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Most people are not “with it” because they are saying words that Dovid Hamelech was on that level but not us in today’s generation. Therefore they are bored , come late, leave early and talk whenever it gets too much for them.
Most people talk in shul because they are forced to say words that they are not holding by. Its above their level. This applies to the majority of davening.
Ex: In Shema; and you will see them, the tzitzis and remember all the mitzvohs and do them OR in Ashrai; Bechol yoim avorececho …
Why is no one mentioning this blatant issue?
Since you have not responded to my last blog, it appears that you agree to my answer.
I never said that Bain Odom Lamokoim (BOLM) is mean. I said it is foreign, strange.
I believe that every frum person feels at home with BOLM only because he has been brought up that way. No one on their own would invent Shabbos, Niddah etc
Ben Odom La`chavaro (BAL): the whole world believes that a person must be decent .No one believes that that is an extra or foreign.
This is a fundemental difference.
A better word than extra would be foreign
Being decent and acting as a mensh everyone even non jews know about it and agree to the concept
Of course for a person who has been brought up frum, Bain odom lamokoim is not an extra but for others it is
Secondly, to tell the world your Torah opinion via “obscene extremes” is a mitzvah habo`oh mai avairoh!
There is a fundamental difference.
For a person who has been brought up not to keep Shabbos, he needs to be educated in order to be able to change. It is not natural for such a person to keep such a new, foreign (in his eyes) concept.
Reb Dovid was not making up theories.He stated FACTS from talking to the Attorneys involved in all those cases.
Please note that he never said ALL the cases. He said quite a number of them.
I spoke to Rabbi Weinberger personally and he told me the following facts.
Not long ago in a certain town, in the space of approximately 18 weeks, there were 32 divorcees. Rabbonim giving the wrong advice caused quite a number of them. He himself was dealing with such a case. He is advocating getting Rabbonim to agree not to get involved in sholom bayis issues with out the joint involvement of a therapist.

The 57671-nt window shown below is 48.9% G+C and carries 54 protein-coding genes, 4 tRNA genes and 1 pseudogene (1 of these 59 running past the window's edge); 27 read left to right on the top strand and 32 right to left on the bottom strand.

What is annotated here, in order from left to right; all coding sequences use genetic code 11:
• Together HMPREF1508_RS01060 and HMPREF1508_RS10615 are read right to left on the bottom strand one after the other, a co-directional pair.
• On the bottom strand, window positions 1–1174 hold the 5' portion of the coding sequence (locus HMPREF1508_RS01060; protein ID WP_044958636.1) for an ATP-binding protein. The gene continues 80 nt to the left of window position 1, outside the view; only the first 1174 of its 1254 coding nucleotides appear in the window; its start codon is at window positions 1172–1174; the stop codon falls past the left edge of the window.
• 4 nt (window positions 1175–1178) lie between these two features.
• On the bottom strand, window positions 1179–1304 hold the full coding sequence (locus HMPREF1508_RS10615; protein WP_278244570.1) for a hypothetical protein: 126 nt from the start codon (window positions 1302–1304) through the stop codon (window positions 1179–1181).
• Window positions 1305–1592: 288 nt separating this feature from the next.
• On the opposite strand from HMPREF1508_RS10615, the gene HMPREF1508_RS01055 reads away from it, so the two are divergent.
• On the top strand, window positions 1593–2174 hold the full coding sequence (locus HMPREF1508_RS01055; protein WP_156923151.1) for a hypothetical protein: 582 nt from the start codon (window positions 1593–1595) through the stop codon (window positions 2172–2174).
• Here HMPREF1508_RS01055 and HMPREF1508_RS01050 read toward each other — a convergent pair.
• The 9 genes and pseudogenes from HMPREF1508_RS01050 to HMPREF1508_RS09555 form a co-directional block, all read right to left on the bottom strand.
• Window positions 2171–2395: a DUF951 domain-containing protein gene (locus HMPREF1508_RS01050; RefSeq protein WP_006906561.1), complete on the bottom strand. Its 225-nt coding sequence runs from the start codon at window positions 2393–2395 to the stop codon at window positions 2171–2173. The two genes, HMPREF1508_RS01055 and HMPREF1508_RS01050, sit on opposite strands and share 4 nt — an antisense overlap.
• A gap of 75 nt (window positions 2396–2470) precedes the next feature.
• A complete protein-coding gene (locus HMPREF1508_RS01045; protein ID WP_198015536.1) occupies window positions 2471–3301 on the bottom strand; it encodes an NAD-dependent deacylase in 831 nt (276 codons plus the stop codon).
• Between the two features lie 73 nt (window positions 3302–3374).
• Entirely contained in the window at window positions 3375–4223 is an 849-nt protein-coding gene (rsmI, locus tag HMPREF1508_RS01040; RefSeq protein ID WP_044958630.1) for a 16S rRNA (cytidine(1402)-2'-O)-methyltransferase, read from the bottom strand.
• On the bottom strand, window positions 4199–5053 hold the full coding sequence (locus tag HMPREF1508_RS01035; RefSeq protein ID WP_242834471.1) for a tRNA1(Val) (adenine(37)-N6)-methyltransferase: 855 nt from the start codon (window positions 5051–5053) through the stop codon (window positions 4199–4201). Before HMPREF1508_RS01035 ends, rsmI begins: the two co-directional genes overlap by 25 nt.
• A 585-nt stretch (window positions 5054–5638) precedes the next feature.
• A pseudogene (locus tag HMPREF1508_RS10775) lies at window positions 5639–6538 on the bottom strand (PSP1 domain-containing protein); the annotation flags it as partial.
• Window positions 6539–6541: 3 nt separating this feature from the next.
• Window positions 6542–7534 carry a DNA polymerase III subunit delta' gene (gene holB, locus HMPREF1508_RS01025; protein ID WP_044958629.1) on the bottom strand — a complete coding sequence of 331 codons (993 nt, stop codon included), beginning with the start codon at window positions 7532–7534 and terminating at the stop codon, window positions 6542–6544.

Rabbi Weinberger states that a woman must be made safe.
Quote “Safe does not just mean physically protected; she must be protected emotionally and psychologically as well.
The right rav will never ask an abused woman,”What did you do to deserve it?” when she describes the way she is being abused.There is never a legitimate excuse for abuse.”
The little I know
Correct. Although the example he gave was about domestic violence,,he included in his article cases of emotional abuse.
Quote:”There is a repeated pattern of behaviour and a lifestyle of a husband encroaching on his wife’s rights,whether it’s controlling the finances, using demeaning language, and/or imprisoning and suffocating her even if he never lifts a hand to strike her”.
Many Rabbanim are very adept at dealing with shalom bayis issues, such as couples who disagree constantly on how to best parent their children, or have frequent arguments on how to spend money. However, abuse which is a new dynamic emerging in the frum community needs specialized training.
He relates the following incident.
From my personal experience,I believe that it`s emotionally dangerous to seek advice from a Rov that has not been trained to understand emotional issues.
I have on 2 separate occasions from 2 different Rabbonim received a directive that I felt was emotionally impossible to put into practice.On one occasion I contacted a psychotherapist and she agreed with me. B”H It was only because I felt good in myself did I manage to stand up to them and refuse to follow their directive.
I believe that what Chazal say in Kidushin 6a “Kol mi sheainoi yodaiu betiv …. applies in all areas that one has no expertise.
Accordingly, anyone who is not an expert in emotional issues should not get involved in dealing with such matters!
TO yungerman1 I want to clarify my thesis as I think it may not have been explained clearly.
There is no one who gets all their needs met as a child, since parents are not perfect.
Accordingly,my starting point is “everyone” as opposed to “someone”.
And its not “MAY be obsessed” but definitely will be,b/c a “need” is something that is always longing to be satisfied.
Focusing on Hashem is just one example of being unaware of ones needs.Correct,there could be other causes.
I would appreciate if you could tell me what you now think my thesis is, so that I will know if I have explained it clearly. Thanks.
It is Rashi Kesubos 8a(close) S.V. Rei’im Ha’ahuvim
not falling in love does not mean not loving the other as explained to yitayningwut
TO yitayningwut Correct one needs to have feelings towards the other.One needs to feel that one is “in love” with being together with the other.
But “falling in love” is to imagine that this feeling is considered “loving the other” as wanting to give to the other their needs whether its convenient or not.This is a grave mistake as I point out in my other thread.
TO Csar Most people say that they love the other`s middos ehrlichkeit etc… and at the end of the day they have still fallen in love without realising it.
What can one do about that?
TO yungerman1 P.S.RE The 3rd person.